Strengthening EU's External, Internal Borders to Combat Terrorism

  • Tereza Novotná (CSAP)
  • 27.11.2017 14:29

The current situation related to migration and increased level of terrorist activity within the European Union often linked to the problems of foreign fighters steered the continent into an unstable situation full of visible gaps in the European security. It is estimated that 5,000 EU citizens have travelled to conflict zones and joined terrorist groups like ISIS or Al-Qaeda.

In the current security context, some of the European states have partially closed their borders or increased quantity of occasional checks on their territory, which can be perceived as a proper reaction. Moreover, according to the rules established by the European Commission, EU member states can reclose their borders for a period of five days with a possible extension up to six months. But is the reappearance of the internal borders between the Member States a real possibility?

Some argue that in such occasion, the state institution would become aware of all possible illegal or suspicious movements of people, weaponry or goods, which would, in turn, help them to detect and disrupt a terrorist network as well as other illegal activities. On the other hand, it needs to be noted that non-existing internal borders are the main support of the four basic freedoms maintain the Single Market, the symbol of European integration and enlargement. Their closing would have a great impact on international trade in terms of regular checks of people and goods at the borders, which would cause not only time-losses due to proper border controls, but it might cause an increase in travel and transport costs as well.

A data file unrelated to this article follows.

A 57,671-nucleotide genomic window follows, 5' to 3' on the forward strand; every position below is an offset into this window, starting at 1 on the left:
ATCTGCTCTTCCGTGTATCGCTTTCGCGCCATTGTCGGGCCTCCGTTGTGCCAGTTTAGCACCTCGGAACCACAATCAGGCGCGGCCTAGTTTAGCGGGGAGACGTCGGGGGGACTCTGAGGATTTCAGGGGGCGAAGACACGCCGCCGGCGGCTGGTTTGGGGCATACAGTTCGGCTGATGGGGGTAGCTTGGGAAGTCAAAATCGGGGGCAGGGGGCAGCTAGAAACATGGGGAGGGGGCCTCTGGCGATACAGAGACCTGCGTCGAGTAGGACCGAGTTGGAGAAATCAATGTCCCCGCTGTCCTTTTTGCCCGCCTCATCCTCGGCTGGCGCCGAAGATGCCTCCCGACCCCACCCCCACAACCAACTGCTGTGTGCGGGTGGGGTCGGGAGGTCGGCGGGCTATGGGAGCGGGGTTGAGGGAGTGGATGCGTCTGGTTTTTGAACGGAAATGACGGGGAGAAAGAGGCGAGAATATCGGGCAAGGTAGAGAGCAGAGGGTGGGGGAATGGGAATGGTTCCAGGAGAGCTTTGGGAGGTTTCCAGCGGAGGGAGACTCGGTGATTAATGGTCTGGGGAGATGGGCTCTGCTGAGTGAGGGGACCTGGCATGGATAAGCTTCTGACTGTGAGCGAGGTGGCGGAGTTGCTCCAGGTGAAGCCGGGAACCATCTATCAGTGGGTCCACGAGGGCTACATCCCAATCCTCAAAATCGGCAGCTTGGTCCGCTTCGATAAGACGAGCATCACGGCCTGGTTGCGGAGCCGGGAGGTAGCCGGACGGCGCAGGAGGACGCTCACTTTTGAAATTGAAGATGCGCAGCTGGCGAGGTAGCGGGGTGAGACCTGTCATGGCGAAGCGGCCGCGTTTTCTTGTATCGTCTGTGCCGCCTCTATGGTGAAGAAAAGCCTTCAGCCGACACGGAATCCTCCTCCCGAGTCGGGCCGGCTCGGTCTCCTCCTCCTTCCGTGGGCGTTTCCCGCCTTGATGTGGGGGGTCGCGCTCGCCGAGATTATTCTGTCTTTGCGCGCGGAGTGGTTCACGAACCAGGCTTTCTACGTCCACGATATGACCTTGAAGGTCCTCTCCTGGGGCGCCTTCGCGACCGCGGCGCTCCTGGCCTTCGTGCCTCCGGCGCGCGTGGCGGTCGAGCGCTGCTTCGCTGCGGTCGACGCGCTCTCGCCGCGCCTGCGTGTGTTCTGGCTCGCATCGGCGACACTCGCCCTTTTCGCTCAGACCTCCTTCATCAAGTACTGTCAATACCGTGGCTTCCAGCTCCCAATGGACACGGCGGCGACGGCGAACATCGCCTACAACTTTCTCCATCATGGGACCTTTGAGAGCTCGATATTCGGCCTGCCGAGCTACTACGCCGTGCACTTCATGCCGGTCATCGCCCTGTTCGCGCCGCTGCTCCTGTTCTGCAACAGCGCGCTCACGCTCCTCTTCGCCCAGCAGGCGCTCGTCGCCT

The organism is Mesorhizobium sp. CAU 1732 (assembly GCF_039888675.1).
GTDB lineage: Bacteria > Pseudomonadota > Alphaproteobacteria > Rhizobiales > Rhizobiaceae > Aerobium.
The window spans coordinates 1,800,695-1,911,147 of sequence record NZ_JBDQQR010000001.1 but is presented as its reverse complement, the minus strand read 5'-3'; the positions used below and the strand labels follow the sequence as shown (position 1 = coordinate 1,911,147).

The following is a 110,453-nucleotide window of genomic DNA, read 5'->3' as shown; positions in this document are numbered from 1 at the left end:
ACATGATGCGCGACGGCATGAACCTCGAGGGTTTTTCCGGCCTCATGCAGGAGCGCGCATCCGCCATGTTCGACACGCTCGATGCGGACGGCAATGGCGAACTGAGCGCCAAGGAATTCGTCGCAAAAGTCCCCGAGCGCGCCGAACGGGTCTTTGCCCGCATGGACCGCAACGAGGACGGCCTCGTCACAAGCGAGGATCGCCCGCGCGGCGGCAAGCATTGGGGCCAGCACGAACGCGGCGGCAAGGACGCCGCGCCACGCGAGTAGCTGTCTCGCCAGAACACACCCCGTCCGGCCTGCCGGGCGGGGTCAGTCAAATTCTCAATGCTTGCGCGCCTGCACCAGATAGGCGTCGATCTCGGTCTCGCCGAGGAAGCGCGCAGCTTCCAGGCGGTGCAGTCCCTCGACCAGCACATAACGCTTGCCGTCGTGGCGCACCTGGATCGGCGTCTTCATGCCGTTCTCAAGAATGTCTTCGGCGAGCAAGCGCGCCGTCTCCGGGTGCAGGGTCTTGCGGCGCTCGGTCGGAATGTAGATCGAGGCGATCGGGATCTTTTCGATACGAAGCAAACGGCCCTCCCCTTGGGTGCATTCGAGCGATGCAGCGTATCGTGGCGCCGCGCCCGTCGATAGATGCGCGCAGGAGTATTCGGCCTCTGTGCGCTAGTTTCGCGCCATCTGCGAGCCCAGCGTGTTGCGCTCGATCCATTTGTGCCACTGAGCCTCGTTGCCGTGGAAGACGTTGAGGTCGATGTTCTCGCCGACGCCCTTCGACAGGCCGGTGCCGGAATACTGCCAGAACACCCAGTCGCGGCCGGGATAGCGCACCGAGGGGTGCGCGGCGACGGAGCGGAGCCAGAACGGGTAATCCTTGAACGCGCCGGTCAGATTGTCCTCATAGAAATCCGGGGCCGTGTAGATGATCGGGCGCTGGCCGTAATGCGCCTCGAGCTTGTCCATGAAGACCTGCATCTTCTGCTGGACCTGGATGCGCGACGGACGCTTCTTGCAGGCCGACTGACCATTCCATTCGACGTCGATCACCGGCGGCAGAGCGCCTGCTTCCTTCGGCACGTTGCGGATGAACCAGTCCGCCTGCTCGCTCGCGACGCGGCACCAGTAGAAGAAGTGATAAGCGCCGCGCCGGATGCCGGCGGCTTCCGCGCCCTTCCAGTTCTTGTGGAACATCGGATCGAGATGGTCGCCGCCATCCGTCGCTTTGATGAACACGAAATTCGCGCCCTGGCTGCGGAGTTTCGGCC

Strengthening external borders

First signs of strengthening external borders can be seen in the Counter-Terrorism Strategy 2005 and Revised version of 2008 (call for the establishment of Schengen Information System II (SIS II), Visa Information System (VIS) or Frontex). For further strengthening of the external borders, there have been several newly established or refurbished agencies and units devised to ensure that the European Union, as well as its member states, will react properly to any security threats.

 

[EBCG’s right to intervene] it still strictly limited to predefined conditions.

 

The EU Commission made a proposal to establish the European Border and Coast Guard (EBCG) and the European Border and Coast Guard Agency (Frontex), which would supervise the aforementioned units. The European Parliament and Council approved this proposal within a record time of nine months. The new European border guards became a reality on 6 October 2016. Main tasks of the European Border and Coast Guards are to ensure standards for management of the external borders. They will be strictly and constantly monitoring and analysing the situation to identify and address weak spots and gaps. These guards will be able to process the personal data of individuals suspected of involvement in criminal activities, such as smuggling, terrorism or trafficking as well as the personal data of illegal migrants. Moreover, EBCG will be monitoring and ensuring the respect for fundamental rights in all its activities. They will be also responsible for the organisation and management of joint operations and rapid interventions in those states which will be under pressure or which will not be able to handle the situation on their part of the external border. This new right of intervention is an important new addition to the agency, however, it still strictly limited to predefined conditions.